MESSAGING THAT LEADS TO AN “ASK”
Your audience’s brain is a crowded place. The very people you rely on — to buy your product, to support your cause, to take real-world action — are sick with influence. From the phone’s first morning buzz to the ads embedded in the Late Late Show, their attention is booked.
Unless you know how to cut through the noise.
Structured visibility is crucial during the first phase of your outreach campaign, what marketers call the “awareness” stage, the wide rim of the sales funnel. First, you must capture your audience’s attention. You must immediately pique their interest. Only then will the people come to you with the “ask” that leads to action — your desired action.
First contact requires precision. Your tweets, blogs, e-mail blasts, and mailers should be lasers, not nightlights. Ask yourself the following questions when you’re reviewing any piece of outreach copy, and if the answer is “no,” start again with a clean slate:
- Is my message clear? Nothing boosts a bounce rate like confusing copy. It is a grave error to confound the reader. What is the core of your message? Identify it and strip away everything else; you can only convey one idea at a time. Remember: laser, not nightlight.
- Is it concise? Proponents of the “elevator pitch” have it right. Next to confusing your reader, the worst mistake a writer can make is to bore them. Research suggests that the average resident of this digital age loses concentration after just 8 seconds. Use the time you have, and remember that it is very, very short.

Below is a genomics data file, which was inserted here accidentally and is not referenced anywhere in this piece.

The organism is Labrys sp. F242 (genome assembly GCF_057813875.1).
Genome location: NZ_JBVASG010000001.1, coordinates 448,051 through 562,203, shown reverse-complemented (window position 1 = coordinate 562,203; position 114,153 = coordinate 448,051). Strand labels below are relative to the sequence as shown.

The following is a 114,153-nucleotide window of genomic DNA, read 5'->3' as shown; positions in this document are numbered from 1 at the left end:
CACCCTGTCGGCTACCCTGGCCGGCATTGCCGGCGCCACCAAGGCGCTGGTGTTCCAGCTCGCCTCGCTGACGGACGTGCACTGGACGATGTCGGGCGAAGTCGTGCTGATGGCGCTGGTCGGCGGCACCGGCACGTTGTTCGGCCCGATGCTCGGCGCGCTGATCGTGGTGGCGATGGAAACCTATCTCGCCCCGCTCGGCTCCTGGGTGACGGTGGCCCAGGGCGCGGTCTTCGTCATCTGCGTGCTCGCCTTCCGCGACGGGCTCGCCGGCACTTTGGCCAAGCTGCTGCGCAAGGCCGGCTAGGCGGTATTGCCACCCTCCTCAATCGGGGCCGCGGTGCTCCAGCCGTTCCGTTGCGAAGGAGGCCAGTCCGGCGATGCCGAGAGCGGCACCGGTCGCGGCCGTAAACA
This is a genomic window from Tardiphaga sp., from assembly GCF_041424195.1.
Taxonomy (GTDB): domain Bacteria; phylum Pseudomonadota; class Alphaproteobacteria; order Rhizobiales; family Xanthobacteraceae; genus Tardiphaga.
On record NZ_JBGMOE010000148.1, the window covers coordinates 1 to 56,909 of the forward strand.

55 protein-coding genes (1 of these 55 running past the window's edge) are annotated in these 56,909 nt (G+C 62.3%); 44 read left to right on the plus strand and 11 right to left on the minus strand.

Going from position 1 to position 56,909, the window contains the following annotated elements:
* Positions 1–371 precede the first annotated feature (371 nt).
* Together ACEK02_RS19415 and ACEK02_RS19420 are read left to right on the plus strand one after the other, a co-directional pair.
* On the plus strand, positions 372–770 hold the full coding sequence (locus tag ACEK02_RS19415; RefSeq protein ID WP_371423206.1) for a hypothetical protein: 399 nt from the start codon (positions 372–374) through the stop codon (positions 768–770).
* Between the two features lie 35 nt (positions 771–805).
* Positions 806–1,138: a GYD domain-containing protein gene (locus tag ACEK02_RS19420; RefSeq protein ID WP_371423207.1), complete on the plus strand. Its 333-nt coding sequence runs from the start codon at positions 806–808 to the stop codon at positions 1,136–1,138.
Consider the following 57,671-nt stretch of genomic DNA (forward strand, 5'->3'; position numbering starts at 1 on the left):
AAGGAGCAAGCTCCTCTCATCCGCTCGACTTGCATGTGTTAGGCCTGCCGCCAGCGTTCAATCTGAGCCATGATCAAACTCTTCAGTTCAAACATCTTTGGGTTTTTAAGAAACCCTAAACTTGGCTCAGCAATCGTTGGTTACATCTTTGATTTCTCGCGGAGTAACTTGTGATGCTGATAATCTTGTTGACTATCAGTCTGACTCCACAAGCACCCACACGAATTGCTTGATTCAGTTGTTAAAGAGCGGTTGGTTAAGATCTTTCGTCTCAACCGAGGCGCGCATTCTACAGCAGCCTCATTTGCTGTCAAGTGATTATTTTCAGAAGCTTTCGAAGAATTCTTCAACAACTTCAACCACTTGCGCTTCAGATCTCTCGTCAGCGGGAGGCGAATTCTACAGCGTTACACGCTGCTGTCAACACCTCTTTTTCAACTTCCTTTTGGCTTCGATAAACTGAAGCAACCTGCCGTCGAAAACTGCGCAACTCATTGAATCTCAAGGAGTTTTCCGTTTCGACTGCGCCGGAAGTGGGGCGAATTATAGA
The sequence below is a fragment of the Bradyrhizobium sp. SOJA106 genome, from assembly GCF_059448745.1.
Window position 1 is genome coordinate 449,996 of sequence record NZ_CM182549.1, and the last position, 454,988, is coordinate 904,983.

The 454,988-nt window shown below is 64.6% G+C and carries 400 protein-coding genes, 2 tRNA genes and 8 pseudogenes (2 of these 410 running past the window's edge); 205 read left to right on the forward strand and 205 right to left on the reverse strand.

- Is our argument compelling? You care about your message. Why? If you can answer that question, you can teach others to care, too. Appeal to emotion, but never sentimentality. An authentic message is inherently compelling — provided you follow the first rule of copywriting and take the time to know your audience, inside and out.
- Are the results of this outreach campaign measurable? Choose the data points you’ll track before you put pen to paper. You might be quite proud of your messaging, but if audiences don’t respond, you need to know why. What’s your goal? Filling out a contact form? Clicks on the site? Website platforms and social media accounts offer robust data-tracking tools; use them and adjust your messaging accordingly.
- Are we realistic in what we’re asking of our audience? The “call to action” fizzles if you ask too much of the reader. There is a long journey between “hello” and “nice doing business with you.” Keep your requests humble, simple, easy-to-perform, and make certain they’re measurable. Rather than “buy now,” perhaps your call to action should start with “learn more.” Great initial messaging doesn’t convince your audience, exactly; it attracts them. At the first stage of outreach, the “ask” is enough.
People are remarkably good at deflecting messages that don’t appeal to them. A 2014 study found that 82 percent of Americans completely ignored online ads. Odds are you know what it feels like to glide right past the advertising, landing directly on the article that attracted you in the first place.
Great messaging is more like that story than the banner ad above it. Engage your audience. Then they’ll come to you.